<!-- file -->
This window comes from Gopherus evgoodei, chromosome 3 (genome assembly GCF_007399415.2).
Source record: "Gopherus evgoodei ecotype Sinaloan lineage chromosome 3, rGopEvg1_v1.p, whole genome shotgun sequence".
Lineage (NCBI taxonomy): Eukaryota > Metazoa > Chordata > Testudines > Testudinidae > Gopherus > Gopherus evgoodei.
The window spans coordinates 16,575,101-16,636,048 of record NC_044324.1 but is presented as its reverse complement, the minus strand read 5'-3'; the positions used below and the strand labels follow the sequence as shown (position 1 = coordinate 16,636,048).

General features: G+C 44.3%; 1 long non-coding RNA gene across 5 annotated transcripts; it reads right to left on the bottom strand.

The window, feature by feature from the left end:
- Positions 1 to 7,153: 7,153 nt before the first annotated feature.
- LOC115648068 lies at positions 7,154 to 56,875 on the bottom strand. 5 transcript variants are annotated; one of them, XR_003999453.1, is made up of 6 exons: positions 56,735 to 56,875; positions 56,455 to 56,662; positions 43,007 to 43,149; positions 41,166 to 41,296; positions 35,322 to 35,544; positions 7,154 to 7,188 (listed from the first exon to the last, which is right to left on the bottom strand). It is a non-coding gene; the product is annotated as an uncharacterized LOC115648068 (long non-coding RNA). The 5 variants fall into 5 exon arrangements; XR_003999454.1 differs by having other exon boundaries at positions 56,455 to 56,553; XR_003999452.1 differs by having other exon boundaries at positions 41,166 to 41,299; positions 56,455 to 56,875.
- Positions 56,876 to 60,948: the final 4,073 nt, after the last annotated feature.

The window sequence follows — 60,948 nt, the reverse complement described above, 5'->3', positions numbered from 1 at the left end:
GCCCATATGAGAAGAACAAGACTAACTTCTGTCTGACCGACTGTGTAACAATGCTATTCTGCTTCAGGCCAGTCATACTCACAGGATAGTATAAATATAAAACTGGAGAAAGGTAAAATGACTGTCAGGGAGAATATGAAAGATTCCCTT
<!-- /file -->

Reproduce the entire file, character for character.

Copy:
This window comes from Gopherus evgoodei, chromosome 3 (genome assembly GCF_007399415.2).
Source record: "Gopherus evgoodei ecotype Sinaloan lineage chromosome 3, rGopEvg1_v1.p, whole genome shotgun sequence".
Lineage (NCBI taxonomy): Eukaryota > Metazoa > Chordata > Testudines > Testudinidae > Gopherus > Gopherus evgoodei.
The window spans coordinates 16,575,101-16,636,048 of record NC_044324.1 but is presented as its reverse complement, the minus strand read 5'-3'; the positions used below and the strand labels follow the sequence as shown (position 1 = coordinate 16,636,048).

General features: G+C 44.3%; 1 long non-coding RNA gene across 5 annotated transcripts; it reads right to left on the bottom strand.

The window, feature by feature from the left end:
- Positions 1 to 7,153: 7,153 nt before the first annotated feature.
- LOC115648068 lies at positions 7,154 to 56,875 on the bottom strand. 5 transcript variants are annotated; one of them, XR_003999453.1, is made up of 6 exons: positions 56,735 to 56,875; positions 56,455 to 56,662; positions 43,007 to 43,149; positions 41,166 to 41,296; positions 35,322 to 35,544; positions 7,154 to 7,188 (listed from the first exon to the last, which is right to left on the bottom strand). It is a non-coding gene; the product is annotated as an uncharacterized LOC115648068 (long non-coding RNA). The 5 variants fall into 5 exon arrangements; XR_003999454.1 differs by having other exon boundaries at positions 56,455 to 56,553; XR_003999452.1 differs by having other exon boundaries at positions 41,166 to 41,299; positions 56,455 to 56,875.
- Positions 56,876 to 60,948: the final 4,073 nt, after the last annotated feature.

The window sequence follows — 60,948 nt, the reverse complement described above, 5'->3', positions numbered from 1 at the left end:
GCCCATATGAGAAGAACAAGACTAACTTCTGTCTGACCGACTGTGTAACAATGCTATTCTGCTTCAGGCCAGTCATACTCACAGGATAGTATAAATATAAAACTGGAGAAAGGTAAAATGACTGTCAGGGAGAATATGAAAGATTCCCTT